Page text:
Buyout barons aim to buy each other out

The barons of the buyout industry may need to buy one another out next.

KKR, the private equity firm co-founded by Henry Kravis, reportedly sought to tuck lender and investment firm HIG Capital under its growing corporate credit wing. That would mean adding about $20 billion in assets to Kravis' company. Neither firm responded to a request for comment.

That's not all; HarbourVest Partners, perhaps looking to take advantage of the discounted pound in the U.K., submitted a bid to buy SVG Capital, a British firm, but was rebuffed late last week. SVG Capital told HarbourVest, which is based in Boston, that it felt the bidder's offer came up short — and revealed it has had talks with other "credible parties," as well.

For some, it's the right move, in order to beef up assets under management.

Public markets haven't been too friendly to private equity firms' initial public offerings, and as their senior leaders consider ways to exit long-held positions in their companies, options to net a return are dwindling. Tacking on other businesses could at least help juice management fees for buyers.

But for other private equity firms, it may be the only other option, beyond becoming zombie funds or winding down in the long run.

"The bloom has come off the rose for many big private equity firms," said Richard Farley, chair of the leveraged finance group at law firm Kramer Levin.

Henry Kravis, co-chairman, co-chief executive officer and co-founder of KKR & Co., arrives for a session of the Allen & Co. Media and Technology Conference in Sun Valley, Idaho, July 6, 2016.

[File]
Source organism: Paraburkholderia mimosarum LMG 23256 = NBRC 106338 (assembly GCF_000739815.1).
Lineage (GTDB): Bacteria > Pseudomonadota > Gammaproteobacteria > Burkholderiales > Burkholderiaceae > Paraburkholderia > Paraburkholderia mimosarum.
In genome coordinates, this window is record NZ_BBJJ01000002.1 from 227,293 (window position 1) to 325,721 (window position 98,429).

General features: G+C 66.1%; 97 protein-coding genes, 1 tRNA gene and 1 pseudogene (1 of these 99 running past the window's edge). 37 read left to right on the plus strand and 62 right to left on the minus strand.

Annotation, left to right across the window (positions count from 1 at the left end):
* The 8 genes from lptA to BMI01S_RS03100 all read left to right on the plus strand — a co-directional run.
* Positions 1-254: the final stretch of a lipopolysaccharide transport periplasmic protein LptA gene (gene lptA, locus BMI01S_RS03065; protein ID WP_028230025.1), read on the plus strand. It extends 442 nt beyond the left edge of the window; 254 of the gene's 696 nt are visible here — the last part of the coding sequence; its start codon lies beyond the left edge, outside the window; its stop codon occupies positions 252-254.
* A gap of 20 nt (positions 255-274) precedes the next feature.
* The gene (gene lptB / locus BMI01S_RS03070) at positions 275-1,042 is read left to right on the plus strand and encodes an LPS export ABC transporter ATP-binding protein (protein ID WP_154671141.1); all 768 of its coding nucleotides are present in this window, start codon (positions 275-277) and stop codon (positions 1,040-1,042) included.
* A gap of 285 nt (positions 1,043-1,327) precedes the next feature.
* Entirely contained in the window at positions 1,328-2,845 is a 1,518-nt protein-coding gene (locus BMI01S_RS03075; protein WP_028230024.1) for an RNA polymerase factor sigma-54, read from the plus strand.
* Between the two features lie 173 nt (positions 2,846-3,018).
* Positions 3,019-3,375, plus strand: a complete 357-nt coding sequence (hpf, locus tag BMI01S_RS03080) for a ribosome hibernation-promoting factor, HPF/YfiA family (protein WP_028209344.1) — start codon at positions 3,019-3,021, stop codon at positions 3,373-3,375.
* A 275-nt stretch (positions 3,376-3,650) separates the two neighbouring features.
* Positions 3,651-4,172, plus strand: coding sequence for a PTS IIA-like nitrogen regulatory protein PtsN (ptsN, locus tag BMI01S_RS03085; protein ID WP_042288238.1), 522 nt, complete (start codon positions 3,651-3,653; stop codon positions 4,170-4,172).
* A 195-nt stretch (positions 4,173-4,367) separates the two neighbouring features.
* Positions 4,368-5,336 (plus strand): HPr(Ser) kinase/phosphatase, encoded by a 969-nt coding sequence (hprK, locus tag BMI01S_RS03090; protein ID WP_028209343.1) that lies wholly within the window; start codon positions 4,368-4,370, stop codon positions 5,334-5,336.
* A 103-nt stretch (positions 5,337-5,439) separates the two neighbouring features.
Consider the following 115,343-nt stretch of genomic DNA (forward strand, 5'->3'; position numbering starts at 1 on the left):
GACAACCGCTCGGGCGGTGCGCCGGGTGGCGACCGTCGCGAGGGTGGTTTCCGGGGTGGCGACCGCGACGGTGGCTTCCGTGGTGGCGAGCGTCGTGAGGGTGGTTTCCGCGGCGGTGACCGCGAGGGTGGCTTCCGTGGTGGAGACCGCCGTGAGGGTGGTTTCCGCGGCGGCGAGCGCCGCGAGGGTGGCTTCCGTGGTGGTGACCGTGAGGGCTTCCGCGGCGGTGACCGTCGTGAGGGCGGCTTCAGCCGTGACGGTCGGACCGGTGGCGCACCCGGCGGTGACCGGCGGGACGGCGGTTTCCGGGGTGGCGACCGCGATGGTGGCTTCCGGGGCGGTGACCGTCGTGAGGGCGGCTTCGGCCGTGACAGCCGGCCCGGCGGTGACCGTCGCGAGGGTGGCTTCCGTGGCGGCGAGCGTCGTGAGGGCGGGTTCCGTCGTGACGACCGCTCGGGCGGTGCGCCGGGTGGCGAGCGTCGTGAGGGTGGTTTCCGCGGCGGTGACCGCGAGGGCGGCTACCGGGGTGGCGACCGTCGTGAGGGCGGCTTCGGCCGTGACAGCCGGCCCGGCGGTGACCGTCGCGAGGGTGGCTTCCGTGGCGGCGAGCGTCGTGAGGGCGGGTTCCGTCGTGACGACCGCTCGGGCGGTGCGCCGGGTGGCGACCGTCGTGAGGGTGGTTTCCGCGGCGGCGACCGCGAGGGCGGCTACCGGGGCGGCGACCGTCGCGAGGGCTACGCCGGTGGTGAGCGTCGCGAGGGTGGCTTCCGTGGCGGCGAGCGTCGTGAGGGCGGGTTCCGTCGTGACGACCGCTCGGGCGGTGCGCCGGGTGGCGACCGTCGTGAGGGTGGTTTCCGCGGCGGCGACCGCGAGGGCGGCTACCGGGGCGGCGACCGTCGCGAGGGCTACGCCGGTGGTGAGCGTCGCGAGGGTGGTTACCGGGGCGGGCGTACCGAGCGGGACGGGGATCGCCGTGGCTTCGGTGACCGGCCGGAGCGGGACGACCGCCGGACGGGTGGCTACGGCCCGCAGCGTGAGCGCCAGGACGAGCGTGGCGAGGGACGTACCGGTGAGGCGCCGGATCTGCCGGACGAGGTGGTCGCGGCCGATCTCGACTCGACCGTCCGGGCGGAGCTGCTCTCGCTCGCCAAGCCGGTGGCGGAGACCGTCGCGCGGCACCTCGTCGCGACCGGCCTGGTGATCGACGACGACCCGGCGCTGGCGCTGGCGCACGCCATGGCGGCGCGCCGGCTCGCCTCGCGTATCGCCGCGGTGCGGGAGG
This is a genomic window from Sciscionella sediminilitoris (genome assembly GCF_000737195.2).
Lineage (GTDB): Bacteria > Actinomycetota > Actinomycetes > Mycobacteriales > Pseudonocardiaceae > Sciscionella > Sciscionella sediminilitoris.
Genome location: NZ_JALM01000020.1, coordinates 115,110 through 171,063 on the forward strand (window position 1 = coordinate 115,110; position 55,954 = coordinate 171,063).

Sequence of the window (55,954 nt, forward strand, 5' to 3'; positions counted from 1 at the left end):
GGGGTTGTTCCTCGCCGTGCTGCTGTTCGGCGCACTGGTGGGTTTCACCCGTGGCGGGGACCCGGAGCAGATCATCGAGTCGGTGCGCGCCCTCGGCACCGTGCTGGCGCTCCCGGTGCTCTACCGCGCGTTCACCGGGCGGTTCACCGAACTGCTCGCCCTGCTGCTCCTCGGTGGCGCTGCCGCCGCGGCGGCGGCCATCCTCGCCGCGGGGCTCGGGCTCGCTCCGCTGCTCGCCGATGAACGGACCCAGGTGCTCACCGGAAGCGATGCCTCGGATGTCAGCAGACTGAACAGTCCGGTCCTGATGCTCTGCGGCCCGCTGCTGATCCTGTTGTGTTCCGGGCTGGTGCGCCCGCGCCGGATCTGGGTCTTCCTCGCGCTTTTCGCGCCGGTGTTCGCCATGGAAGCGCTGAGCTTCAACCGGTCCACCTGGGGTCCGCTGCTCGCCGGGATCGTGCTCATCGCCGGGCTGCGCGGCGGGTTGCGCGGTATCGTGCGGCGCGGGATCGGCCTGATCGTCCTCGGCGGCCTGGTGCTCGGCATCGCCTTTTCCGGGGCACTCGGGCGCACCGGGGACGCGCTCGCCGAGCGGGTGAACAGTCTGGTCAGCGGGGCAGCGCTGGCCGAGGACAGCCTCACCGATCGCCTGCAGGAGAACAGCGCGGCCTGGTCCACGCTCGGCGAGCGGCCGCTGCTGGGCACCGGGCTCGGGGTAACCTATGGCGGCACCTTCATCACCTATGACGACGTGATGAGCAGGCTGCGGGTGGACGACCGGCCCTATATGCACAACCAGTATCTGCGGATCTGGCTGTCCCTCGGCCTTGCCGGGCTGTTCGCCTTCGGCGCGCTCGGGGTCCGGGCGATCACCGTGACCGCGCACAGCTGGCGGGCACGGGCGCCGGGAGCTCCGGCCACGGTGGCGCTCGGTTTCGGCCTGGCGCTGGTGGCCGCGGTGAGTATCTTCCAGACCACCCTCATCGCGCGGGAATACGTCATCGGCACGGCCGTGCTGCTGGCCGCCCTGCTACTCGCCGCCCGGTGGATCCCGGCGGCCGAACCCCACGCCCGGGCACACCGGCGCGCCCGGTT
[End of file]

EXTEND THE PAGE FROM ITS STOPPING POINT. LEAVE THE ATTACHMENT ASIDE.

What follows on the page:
David Paul Morris | Bloomberg | Getty Images

The urge to merge in the private equity industry should be growing, and it comes at a tough time for the private equity industry. Funding could become scarcer, as general partners leading top leveraged buyout firms are weighing whether to do deals. Some of their primary sources of cash public pensions are withdrawing from the business, in part because of abusive fee practices at certain firms.

Beyond the secular industry pressures faced by private equity firms, their returns have been compressed by a number of legislative and regulatory measures in the U.S.

In the wake of the global financial crisis, Washington regulators forced banks that fall under the purview of the Treasury Department and the Federal Reserve to scale back how much they lent to private equity buyers' deals, relative to the earnings before taxes, depreciation and amortization of those companies. Broadly speaking, banks are not permitted to lend more than six times a company's Ebitda to get a deal done.

Further, leading up to this election there has been a great deal of hand-wringing by private equity executives that carried interest taxation, which allows them to be taxed at around half the going rate ordinary Americans face, may rise in coming years, further crimping profits. One legislative expert, asking to not be quoted, suggested it will remain difficult to pass legislation targeting carried interest, in part because other financial services sector businesses beyond private equity count on the tax break.

"Washington probably isn't private equity's biggest enemy," the source said. "The real pressures are that the industry can't generate the same kinds of returns their investors got used to."